Mozilla Doesn't Like the Way Windows 7 Boosts Internet Explorer
We've reported before on the declining market share that Microsoft's Internet Explorer browser is experiencing as it competes with innovative open source browsers, particularly Firefox. That's been complemented by a very aggressive effort from the European Commission to force Microsoft to offer more choices in browsers on its Windows operating system. The biggest news of all on the Microsoft front at the moment is its upcoming Windows 7 operating system, slated to ship later this year. It's been getting good reviews, and is predicted by some to rejuvenate the company after the shaky ride that Windows Vista has had. Now, though, Mozilla chairperson Mitchell Baker is charging that Windows 7 gives Microsoft unfair advantages in the browser battles.
Speaking to the Financial Times, Baker said this:
"Our initial review suggests this is a blatant use of the Windows operating system to change the market dynamics of browser usage."
Officials from Opera have echoed that conclusion, and Baker has also officially joined the European Union's effort to police Microsoft's distribution practices with Windows and Internet Explorer. She has also written extensively on her blog about how deeply Microsoft's practices steer users toward its own browser.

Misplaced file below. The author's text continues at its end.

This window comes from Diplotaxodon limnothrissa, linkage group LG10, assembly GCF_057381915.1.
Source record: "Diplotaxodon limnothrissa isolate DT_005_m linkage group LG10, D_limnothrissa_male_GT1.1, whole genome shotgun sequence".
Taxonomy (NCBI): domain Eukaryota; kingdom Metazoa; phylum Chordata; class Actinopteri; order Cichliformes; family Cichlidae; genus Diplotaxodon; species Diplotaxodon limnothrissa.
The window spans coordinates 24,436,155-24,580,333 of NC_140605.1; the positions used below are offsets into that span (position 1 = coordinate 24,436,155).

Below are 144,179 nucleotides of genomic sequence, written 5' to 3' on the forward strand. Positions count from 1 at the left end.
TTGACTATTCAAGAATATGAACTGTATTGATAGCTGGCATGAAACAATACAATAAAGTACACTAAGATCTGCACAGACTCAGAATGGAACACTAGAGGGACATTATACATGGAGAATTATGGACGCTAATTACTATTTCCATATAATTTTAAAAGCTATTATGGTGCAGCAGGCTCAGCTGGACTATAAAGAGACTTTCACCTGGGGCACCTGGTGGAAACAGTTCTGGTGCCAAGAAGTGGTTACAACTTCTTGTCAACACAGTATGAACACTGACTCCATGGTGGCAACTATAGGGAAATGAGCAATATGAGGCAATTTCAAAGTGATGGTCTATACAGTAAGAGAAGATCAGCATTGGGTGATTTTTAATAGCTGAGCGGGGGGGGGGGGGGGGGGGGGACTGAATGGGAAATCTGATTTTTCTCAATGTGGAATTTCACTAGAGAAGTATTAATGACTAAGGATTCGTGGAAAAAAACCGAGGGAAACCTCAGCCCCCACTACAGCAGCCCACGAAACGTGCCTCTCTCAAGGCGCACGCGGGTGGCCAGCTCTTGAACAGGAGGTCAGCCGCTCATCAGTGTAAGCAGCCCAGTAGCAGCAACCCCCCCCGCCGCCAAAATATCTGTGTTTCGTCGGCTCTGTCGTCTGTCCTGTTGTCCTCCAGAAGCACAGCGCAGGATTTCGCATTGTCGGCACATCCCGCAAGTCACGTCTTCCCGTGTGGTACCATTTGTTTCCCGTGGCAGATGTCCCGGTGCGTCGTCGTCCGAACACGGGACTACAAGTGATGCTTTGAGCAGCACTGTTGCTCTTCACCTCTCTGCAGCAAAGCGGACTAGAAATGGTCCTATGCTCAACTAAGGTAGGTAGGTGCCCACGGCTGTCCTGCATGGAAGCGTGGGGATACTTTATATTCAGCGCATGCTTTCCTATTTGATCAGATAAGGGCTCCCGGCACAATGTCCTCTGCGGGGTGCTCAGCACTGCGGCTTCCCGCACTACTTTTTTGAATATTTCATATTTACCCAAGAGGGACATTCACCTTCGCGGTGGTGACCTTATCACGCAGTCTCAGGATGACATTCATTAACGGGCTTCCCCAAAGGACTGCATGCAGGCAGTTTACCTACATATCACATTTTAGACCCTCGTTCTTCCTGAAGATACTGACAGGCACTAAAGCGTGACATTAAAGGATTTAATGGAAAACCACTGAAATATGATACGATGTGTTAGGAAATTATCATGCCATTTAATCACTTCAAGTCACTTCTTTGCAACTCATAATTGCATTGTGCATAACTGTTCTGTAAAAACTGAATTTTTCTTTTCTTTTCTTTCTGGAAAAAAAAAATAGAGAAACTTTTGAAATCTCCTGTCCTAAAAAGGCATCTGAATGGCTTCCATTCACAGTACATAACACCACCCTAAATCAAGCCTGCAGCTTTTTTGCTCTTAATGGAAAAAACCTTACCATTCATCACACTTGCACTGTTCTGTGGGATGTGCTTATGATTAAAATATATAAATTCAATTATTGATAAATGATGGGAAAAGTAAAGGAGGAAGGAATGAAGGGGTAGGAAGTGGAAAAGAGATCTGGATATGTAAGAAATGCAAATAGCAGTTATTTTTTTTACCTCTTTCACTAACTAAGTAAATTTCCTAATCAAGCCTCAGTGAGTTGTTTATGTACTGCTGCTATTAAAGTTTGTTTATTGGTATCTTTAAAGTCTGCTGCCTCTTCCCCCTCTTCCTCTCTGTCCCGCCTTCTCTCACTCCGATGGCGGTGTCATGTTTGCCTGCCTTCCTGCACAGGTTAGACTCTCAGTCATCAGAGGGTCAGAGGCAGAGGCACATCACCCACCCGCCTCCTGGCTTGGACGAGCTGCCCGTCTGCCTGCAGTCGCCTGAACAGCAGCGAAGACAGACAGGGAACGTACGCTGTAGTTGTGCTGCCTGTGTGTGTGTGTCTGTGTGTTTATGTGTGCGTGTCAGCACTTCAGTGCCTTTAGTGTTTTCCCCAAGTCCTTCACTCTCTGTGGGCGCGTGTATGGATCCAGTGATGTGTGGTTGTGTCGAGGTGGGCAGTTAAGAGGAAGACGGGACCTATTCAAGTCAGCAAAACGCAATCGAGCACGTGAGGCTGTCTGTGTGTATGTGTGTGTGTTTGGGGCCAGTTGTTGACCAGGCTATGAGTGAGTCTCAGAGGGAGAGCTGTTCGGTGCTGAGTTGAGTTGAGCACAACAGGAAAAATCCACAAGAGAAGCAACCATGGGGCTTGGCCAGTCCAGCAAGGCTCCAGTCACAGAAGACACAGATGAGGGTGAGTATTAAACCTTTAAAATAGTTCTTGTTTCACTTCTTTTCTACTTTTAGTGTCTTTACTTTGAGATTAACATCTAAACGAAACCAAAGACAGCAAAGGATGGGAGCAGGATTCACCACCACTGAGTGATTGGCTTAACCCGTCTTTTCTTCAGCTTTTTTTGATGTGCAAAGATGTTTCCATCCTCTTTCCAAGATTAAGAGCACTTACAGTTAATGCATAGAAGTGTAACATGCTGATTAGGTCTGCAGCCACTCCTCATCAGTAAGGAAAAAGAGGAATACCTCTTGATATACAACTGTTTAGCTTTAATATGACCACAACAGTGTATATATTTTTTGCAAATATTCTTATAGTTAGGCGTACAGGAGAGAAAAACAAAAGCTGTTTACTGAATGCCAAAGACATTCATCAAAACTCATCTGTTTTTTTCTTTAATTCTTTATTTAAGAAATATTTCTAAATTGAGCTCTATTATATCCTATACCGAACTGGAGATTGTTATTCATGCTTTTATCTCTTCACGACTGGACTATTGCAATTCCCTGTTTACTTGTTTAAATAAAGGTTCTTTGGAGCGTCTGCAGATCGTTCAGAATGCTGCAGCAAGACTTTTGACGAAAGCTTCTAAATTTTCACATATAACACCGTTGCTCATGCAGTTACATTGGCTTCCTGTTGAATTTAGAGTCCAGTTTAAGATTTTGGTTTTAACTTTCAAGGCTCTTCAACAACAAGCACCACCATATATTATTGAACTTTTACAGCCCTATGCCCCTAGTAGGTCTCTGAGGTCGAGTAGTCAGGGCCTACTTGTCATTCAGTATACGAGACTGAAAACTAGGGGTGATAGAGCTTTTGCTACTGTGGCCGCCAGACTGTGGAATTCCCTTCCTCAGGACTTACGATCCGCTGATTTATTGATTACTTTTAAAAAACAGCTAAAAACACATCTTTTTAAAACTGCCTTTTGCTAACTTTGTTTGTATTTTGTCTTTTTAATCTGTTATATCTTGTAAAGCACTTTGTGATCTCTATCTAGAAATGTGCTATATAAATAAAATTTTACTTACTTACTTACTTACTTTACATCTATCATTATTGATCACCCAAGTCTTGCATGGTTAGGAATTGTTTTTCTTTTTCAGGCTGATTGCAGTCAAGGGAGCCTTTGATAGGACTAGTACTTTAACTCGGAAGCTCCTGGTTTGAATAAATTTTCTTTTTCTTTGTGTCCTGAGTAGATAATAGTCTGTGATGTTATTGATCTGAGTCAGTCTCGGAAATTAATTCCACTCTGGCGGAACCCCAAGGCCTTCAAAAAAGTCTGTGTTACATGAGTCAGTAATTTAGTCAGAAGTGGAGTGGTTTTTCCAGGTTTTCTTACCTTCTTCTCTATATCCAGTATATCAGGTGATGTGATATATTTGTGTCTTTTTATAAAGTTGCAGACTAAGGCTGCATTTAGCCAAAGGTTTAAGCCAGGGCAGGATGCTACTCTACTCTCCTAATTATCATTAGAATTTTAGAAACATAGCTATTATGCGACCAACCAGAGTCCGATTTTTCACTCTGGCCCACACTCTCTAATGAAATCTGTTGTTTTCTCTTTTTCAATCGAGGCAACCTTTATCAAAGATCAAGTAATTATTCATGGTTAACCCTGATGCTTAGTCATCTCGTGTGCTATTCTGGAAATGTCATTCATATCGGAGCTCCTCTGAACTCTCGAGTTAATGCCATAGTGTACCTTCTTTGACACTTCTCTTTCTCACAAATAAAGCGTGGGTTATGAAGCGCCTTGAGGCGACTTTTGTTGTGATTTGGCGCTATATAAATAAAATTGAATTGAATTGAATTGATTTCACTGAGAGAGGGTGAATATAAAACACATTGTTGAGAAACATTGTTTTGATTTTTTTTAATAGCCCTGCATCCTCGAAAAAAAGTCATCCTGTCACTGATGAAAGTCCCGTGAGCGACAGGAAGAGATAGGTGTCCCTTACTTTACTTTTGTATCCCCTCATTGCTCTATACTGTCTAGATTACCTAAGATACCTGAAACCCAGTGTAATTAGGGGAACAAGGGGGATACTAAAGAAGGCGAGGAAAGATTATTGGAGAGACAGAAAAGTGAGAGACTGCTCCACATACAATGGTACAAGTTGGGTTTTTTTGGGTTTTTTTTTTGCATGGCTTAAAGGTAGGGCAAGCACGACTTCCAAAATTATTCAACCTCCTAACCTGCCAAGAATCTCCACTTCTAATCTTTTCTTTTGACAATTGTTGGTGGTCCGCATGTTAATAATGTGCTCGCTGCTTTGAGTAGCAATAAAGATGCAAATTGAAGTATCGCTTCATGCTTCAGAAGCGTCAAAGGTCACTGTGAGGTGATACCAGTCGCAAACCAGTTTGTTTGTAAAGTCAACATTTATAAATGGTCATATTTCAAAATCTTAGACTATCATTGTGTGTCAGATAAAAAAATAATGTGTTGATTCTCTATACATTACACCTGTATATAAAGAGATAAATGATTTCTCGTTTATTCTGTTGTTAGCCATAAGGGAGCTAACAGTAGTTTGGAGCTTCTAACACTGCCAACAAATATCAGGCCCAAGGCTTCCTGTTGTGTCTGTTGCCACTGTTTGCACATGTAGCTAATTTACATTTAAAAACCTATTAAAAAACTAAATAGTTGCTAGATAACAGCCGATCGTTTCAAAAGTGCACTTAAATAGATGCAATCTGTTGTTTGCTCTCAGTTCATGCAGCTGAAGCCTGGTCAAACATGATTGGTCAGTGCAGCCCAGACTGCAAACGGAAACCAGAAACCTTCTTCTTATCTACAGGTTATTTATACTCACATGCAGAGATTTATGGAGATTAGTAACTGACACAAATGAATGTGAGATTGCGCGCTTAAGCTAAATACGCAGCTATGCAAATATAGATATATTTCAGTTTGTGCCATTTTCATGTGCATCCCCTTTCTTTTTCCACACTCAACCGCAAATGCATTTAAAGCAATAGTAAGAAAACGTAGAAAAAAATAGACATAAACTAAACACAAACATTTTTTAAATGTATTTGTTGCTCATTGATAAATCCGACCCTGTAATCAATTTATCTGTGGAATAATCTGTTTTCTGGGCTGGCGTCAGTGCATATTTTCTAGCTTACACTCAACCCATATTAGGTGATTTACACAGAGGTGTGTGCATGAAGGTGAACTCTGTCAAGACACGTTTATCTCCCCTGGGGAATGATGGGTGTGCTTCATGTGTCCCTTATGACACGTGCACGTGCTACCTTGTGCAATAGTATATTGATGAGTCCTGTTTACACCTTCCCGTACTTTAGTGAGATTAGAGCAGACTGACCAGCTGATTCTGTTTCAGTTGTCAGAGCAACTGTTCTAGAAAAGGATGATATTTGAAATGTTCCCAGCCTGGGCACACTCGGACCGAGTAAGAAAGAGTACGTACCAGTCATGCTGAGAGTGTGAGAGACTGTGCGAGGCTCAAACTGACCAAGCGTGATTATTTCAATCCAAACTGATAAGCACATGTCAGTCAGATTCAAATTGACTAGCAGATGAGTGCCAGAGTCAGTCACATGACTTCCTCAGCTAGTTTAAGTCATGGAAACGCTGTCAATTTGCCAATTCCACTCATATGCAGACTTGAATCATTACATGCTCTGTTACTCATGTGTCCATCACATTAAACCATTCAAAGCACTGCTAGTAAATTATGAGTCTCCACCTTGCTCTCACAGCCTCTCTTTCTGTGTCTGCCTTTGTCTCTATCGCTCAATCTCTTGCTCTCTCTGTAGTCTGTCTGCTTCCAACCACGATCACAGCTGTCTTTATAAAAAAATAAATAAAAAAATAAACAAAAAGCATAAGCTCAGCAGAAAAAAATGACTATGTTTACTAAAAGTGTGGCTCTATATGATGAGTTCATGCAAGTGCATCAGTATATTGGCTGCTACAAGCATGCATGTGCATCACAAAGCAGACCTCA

The central problem here goes all the way back to the Department of Justice's case against Microsoft from the 1990s. When it mandated changes in Microsoft's business practices at that time, there wasn't enough specific language forcing Microsoft to offer other browsers right on the Windows desktop. That's a big part of the problem with Windows 7, along with other versions of Windows: When computer users unbox new systems they'll see Internet Explorer on the desktop, and many of them will just use it by default.
The problem goes beyond that, though. Mozilla's Baker has pointed out that Microsoft's widely used developer tools result in applications that steer people toward Internet Explorer:
"Microsoft has a history of using its tools to lock out other products. For example, Microsoft web development tools have often resulted in code that only works with IE."
With Windows on 90 percent of desktops, encouraging users to favor Internet Explorer, and with Microsoft's own development tools steering users in that direction as well, open source browsers such as Firefox and Google Chrome face an uphill battle. It's to their credit that both browsers are gaining market share while Internet Explorer declines, but Windows 7 is likely to give Internet Explorer a boost if it succeeds as many people are predicting. Let's hope that efforts from the EU, Baker and others result in some changes, and a more level playing field.